As the term ‘graphic arts’ is currently used,it can be applied equally to printed objects that are works of art (etching, engravings, woodcuts, etc.) and to those that convey only specific information (menus, announcements, books, etc.). Thus, both Picasso and the man who prints your laundry tickets can legitimately call themselves graphic artists.” –Milton Glaser (http://aceandson.com/blog/?p=920)
This week we look at design in the second half of the 20th Century, especially at poster design. As we move into contemporary designers, information becomes strangely difficult to acquire in some cases. For instance, when I decided that because it is refreshing to see a famous designer who is a woman, I would look more closely at Marian Nowinski, famous Polish poster designer, I discovered three things. One, Marian Nowinski is a man. Two, even Wikipedia doesn’t have an article about Nowinski. Three, it’s easy to find products (posters) related to Nowinski to spend money on, but information is a more elusive commodity.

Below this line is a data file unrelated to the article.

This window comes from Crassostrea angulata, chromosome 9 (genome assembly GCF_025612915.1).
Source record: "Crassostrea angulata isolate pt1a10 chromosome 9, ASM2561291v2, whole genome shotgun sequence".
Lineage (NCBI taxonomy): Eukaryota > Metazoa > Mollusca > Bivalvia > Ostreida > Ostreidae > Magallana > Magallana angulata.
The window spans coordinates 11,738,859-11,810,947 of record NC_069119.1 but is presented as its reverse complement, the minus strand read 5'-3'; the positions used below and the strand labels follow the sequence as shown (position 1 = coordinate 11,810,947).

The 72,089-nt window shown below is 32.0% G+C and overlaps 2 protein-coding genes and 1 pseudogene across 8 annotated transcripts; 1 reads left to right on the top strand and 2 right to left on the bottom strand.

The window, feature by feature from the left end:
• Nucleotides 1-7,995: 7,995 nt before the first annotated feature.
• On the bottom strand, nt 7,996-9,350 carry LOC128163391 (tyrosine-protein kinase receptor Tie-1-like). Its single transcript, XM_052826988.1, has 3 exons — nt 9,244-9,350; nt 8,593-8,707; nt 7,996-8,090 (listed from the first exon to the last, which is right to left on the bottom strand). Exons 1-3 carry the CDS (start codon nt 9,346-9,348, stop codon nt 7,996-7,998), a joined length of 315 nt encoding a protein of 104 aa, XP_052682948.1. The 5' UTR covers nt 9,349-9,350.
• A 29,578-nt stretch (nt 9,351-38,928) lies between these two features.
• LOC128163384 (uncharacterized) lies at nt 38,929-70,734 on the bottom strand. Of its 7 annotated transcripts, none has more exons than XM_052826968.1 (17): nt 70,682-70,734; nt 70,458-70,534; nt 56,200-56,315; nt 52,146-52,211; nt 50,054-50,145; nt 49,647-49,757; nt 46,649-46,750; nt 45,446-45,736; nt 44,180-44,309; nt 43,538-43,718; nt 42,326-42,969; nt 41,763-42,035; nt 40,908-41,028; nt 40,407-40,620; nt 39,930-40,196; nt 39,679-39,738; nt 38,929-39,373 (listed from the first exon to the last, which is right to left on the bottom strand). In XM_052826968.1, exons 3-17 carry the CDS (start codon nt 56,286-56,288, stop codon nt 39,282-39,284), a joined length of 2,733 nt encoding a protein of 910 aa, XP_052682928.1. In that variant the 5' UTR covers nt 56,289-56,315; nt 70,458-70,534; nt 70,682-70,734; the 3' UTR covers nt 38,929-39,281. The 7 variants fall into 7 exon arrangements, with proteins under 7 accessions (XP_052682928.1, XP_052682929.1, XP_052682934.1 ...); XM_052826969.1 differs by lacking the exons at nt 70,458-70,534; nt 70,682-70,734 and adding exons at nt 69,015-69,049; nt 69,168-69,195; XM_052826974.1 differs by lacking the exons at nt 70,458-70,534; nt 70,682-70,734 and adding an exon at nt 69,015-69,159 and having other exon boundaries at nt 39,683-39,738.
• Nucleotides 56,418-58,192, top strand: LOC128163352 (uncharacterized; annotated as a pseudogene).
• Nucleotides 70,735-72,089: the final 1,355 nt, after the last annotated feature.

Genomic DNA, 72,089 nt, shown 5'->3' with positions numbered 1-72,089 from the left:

This photo shows two of Push Pin Studio’s founders, Seymour Chwast and Milton Glaser, with Glaser’s famous Bob Dylan poster in the background. It is taken from the book The Push Pin Graphic: A Quarter Century of Innovative Design and Illustration by Seymour Chwast, Steven Heller, M. J. Venezky Seymour Chwast, Steven Heller, and M.J. Venezky (viewable through Amazon’s “Look Inside” feature at http://www.amazon.com/The-Push-Pin-Graphic-Illustration/dp/B00120VJ0M). Somewhat ironically, the book can be purchased “cheaply” at Amazon for only $150 for a slightly damaged copy, or can be bought new for $962.57. The work of Push Pin Studio must be seen by the public to be successful, but the book about Push Pin Studio is not meant for the average Joe on the road. Does the book use really, really good ink? Or is information in danger of becoming an expensive merchandise? It’s a mystery.